Wednesday, 15 July 2015

Keep Updated with Research Information - ​Common Application Rejection Reasons

The National Institute​s​ of Health (NIH) analyzed the reasons why over 700 research proposal applications were denied. Their findings as to the cause of rejection are worth reviewing:
  1. Nature of the Problem (18​.1​%)
  2. It is doubtful that new or useful information
    will result from the project (14%).
  3. The basic hypothesis is unsound (3.5%).
  4. The proposed research is scientifically premature due to the present inadequacy of supporting knowledge (0.6%).
  1. Approach to the Problem (38.9%)
    1. The research plan is nebulous, diffuse
      and not presented in concrete detail (8.6%).
    2. The planned research is not adequately controlled (3.7%).
    3. Greater care in planning is needed (25.2%).
      1. The research plan has not been carefully designed (11.8%).
      2. The proposed methods will not yield accurate results (8.8%).
      3. The procedures to be used should be spelled out
       in more detail (4.6%).
    4. A more thorough statistical treatment is needed (0.7%).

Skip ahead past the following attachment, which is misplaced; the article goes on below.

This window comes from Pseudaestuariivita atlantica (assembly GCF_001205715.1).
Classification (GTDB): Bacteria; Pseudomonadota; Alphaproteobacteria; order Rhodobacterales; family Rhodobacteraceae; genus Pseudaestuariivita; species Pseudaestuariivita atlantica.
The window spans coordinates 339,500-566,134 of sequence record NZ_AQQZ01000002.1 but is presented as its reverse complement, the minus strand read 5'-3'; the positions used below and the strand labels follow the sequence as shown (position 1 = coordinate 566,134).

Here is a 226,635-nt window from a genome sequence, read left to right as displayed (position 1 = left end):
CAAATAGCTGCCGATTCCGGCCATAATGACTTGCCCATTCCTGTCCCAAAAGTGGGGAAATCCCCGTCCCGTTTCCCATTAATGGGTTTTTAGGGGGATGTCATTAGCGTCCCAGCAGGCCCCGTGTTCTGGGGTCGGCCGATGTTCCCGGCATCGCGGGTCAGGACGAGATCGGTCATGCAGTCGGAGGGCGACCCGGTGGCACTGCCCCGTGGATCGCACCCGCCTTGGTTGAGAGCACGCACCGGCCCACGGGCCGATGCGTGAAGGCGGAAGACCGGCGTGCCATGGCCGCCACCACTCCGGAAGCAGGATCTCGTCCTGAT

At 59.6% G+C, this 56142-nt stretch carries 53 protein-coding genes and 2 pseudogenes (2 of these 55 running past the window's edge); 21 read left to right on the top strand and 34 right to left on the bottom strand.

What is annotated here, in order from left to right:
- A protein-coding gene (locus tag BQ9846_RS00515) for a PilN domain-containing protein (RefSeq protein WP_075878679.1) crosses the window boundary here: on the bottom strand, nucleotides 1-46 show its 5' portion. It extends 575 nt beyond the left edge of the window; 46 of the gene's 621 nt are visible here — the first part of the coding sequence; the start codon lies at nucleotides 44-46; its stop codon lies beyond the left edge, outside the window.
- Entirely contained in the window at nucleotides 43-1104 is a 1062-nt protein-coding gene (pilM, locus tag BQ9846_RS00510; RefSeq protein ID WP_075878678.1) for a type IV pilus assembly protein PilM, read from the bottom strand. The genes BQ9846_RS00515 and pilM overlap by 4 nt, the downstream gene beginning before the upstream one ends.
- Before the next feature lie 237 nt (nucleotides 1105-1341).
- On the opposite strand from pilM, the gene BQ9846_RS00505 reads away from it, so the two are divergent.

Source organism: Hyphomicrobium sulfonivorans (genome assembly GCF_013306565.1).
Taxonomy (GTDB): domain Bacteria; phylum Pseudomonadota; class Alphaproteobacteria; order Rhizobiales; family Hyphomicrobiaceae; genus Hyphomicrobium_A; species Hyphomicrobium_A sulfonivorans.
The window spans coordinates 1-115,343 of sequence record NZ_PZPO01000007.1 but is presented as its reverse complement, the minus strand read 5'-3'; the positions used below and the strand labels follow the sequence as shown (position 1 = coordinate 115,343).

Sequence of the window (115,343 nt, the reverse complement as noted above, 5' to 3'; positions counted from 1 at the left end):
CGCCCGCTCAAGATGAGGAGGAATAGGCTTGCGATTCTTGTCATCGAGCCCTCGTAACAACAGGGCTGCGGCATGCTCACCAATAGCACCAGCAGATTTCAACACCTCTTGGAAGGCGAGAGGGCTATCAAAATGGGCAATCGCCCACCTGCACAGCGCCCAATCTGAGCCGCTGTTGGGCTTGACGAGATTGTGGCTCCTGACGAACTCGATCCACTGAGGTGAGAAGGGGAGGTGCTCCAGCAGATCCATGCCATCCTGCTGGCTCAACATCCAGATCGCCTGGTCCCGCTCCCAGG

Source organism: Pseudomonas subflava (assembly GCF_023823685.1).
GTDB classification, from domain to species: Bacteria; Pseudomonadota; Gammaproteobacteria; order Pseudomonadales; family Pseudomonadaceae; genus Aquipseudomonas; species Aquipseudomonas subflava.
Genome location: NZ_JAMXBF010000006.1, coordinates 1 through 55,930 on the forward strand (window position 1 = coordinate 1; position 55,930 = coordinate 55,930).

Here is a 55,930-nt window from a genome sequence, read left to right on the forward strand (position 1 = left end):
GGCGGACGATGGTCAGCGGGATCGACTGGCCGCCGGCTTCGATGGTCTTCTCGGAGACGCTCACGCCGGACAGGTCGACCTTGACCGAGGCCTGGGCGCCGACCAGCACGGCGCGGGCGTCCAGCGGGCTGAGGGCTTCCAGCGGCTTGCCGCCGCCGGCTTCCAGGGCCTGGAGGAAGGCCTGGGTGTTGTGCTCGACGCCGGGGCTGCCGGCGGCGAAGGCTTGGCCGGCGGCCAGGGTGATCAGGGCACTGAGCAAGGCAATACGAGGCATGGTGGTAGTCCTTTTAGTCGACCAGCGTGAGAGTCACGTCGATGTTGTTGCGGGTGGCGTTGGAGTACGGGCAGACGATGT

5. The proposed tests require more individual subjects
      than the number given (0.7%).
  2. Competence of the Investigators (38.2%)
    1. The applicants need to acquire greater familiarity with the
      pertinent literature (7.2%).
    2. The problems to be investigated are more complex than the
      applicants realize (10.5%).
    3. The applicants propose to enter an area of research for which
      they are not adequately trained (12.8%).
    4. The principal investigator intends to give actual responsibility
      for the direction of a complex project to an inexperienced
      co-investigator (0.9%).
    5. The reviewers do not have sufficient confidence in the applicants
      to approve the present application, largely based on the past
      efforts of the applicants (6.8%).
  3. Conditions of the Research Environment (4.8%)
    1. The investigators will be required to devote too much time to
      teaching or other non-research duties (0.9%).
    2. Better liaison is needed with colleagues in collateral disciplines (0.4%).
    3. Requested expansion on continuation of a currently supported research project would result in failure to achieve the main goal of the work (3.5%).

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